The medical industry has developed drugs that have improved the quality of life for millions of people. In reality, if some of these drugs didn't exist, some people would not be alive today. I am a perfect example. I take high blood pressure medication to normalize blood pressure that what would otherwise be so high I would have had a stroke. Taking this medication doesn't make me any less responsible for my own health. I still have to walk, watch my diet, and not smoke. Because medication is so widely used in education, people often cite the decision of some parents not to medicate their children as the reason why a kid's behavior is out of control.
In my own experience I have often called parents to discuss their child's unacceptable behavior and have been told that the child hadn't taken his medication. The idea that the failure to take medication can be used as an excuse for deviance removes any form of responsibility from the individual for the behavior. I know that I am responsible for my own health with or without medication. Students are responsible for their own behavior and cannot use medication or the lack of it to get off the hook when confronted with the consequences of their lack of self-control.
Parents and educators today see mental illness as an out for them. In fact many parents actually request the diagnosis of mental illness for their children. In others words, the parent is saying, it's not me as a parent, but rather biologically there is something wrong with my kid. There is no stigma attached to the label mental illness. Many parents as well as educators are convinced that their children who are diagnosed with some sort of mental illness are actually smarter, brighter, and more creative than kids who do behave, do pay attention in class, and who are responsible for their actions.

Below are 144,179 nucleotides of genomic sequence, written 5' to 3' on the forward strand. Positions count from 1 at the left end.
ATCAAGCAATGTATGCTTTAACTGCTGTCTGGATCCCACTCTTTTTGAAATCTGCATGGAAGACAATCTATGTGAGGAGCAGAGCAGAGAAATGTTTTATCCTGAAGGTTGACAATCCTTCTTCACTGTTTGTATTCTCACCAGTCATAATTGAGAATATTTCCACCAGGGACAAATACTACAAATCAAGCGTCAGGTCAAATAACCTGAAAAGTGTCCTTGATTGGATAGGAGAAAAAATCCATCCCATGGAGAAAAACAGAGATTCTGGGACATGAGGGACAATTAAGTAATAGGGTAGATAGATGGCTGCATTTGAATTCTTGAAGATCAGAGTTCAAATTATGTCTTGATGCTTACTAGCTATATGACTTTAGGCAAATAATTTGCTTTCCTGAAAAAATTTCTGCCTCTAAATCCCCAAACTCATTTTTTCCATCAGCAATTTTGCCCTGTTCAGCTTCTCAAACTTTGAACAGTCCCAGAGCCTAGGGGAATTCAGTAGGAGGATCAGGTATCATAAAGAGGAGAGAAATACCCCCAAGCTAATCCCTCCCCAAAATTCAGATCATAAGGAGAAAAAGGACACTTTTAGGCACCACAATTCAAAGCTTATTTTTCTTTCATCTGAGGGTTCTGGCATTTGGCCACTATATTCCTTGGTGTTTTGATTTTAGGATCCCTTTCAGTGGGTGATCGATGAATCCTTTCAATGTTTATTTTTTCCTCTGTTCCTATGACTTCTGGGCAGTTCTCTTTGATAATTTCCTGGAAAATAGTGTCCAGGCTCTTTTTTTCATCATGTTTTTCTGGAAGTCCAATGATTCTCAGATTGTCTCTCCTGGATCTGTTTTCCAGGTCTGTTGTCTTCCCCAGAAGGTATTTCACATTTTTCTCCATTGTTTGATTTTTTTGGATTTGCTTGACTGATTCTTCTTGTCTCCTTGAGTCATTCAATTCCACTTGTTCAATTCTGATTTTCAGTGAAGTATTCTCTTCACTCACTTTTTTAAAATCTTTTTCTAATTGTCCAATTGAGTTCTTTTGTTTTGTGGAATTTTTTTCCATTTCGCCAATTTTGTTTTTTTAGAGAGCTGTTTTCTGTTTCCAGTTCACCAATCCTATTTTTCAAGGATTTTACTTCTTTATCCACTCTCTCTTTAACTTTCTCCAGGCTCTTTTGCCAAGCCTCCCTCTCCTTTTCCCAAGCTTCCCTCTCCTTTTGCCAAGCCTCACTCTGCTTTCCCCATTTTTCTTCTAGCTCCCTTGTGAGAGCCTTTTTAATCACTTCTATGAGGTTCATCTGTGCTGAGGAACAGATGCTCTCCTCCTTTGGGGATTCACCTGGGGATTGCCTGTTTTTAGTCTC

It almost becomes comforting for parents and educators to believe that it is not their parenting or behavior management techniques that may have caused the child's problem. They are convinced that the inappropriate or even deviant behavior that they have been observing and tolerating is a result of faulty wiring in the child's head which led him to throw tantrums, curse his teacher or parents out, bully other kids, and engage in violent behavior.
Medicalizing education sends the wrong message to parents, teachers and administrators, that a students' poor academic performance or their lack of self control can be clinically diagnosed and eliminated through the use of psychotropic medication. A model focusing on respect, responsibility, and emotional maturity is the only response to the medication model that excuses behaviors and avoids relevant consequences that will provide permanent help, not temporary relief.
Jim Burns is one of America’s most inspirational educational speakers. His humorous and insightful presentations touch and influence his audiences in an unforgettable way. He is best known for his presentations on Bullying, Motivating Disaffected Students, Diffusing Power Struggles, and Character Education.
Jim has worked as a teacher and administrator since 1977. He is also an accomplished college instructor who teaches graduate level courses in the areas of Cooperative Discipline, Disability Awareness, Brain Compatible Methods in the Classroom, and Teaching and Learning through Multiple Intelligences. Jim hosts his own radio show on blogtalkradio called the dad talk zone. This show is designed to help dads and parents in general regain the surrendered ground that has been given up to permissive parenting. He has recently written a book titled “The Ramblings of a Dinosaur” that explores the changes that have occurred in society over the past 40 years. The book will be out sometime this summer.
Read more at www.behavioral-management.com.